How I stay upbeat and optimistic in the era of #fakenews, fake outrage, pathological lying, deceit & other fakery

We are lied to daily by politicians and #fakenews reporters. We are told that we are causing the climate to change, that we are undertaxed, that the Republicans are out to bankrupt us or outright kill us and starve our children. Trump is trying to poison us and make our pharmaceuticals unaffordable. Women are oppressed, except those living in the Middle East. They’ve got it great. Everything is hysteria. We are expected to worry about everything. We are supposed to consume this product and believe that lie and prepare for cataclysms that do not exist. This is the world in which we live.

Jesus is my Savior.

My ultimate hope is in the risen Messiah. Where else am I going to go?

We are told to dwell in the world but not be of the world. And so I live in the world but shut much of it out.

As for the rest, well, how do I stay upbeat and optimistic? Let me tell you.

If you watch #fakenews or follow any of the #fakenews outlets on social media, you’ll soon find yourself a basket case. I don’t follow #fakenews of any sort in any way. I follow only a few people on Twitter, either people I know or other reliable conservatives. I am not on Facebook, for about a thousand reasons. Maybe two thousand. I listen to Rush Limbaugh every day without fail. Every. Single. Day. I get my news regarding the Trump administration directly from President Trump on Twitter. Yes, I trust him not to lie to me every bit as much as I trust the #fakenews media and Democrats to lie to me.

I do not trust in gimmicks or financial gurus or healers. I do not believe that guns kill people or that Islam is the religion of peace or that white males are inherently evil. I am not a racist or a homophobe or an Islamophobe or a xenophobe. Or a misogynist. I do, however, have an almost paralyzing fear of snakes. I am also afraid of heights. These are my only real phobias.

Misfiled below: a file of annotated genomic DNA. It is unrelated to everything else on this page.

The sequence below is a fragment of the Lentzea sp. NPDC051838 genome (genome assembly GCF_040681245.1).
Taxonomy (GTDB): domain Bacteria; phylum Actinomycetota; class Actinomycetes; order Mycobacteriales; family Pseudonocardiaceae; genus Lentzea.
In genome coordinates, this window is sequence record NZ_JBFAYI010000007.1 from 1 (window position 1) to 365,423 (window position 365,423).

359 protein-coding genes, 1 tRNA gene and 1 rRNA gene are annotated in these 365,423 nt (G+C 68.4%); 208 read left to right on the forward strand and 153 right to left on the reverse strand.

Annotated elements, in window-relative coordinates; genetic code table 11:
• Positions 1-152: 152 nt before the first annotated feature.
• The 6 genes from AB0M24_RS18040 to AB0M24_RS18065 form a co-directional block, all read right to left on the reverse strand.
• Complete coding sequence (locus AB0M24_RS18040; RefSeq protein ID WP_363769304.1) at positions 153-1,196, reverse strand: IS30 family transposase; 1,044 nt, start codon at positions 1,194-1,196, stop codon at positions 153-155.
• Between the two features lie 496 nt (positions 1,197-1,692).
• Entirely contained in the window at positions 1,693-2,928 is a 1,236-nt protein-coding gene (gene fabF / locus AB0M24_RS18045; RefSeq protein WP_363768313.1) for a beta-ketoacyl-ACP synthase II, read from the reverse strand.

There are only two genders: male and female.

I have certain biases. The only thing different between me and those who say they have no biases is that I admit I have biases. I am intolerant of some things because some things are just plain stupid. The only thing different between me and those who claim tolerance is that I admit I am intolerant of some things.

I can “coexist” only with those who leave me alone.

I am an introvert. If I am plugged in, do not bother me. If I am not plugged in, do not bother me.

Much, if not most of the accusations that fly back-and-forth are examples of projection. If someone accuses me of racism, I just assume that the other person is racist. If someone calls me an idiot, I assume my accuser is an idiot. Accusations tend to reveal much more about the accuser than the accused.

I am not a social justice warrior. I am not a white knight. I love and cherish my wife and simultaneously believe liberal feminism is cancer on women and families. And beta males, but that’s their fault.

My family brings me joy. We look after each other.

I enjoy sports, but only as long as it isn’t politicized. As soon as politics in injected into sports, I turn it off. #boycottNFL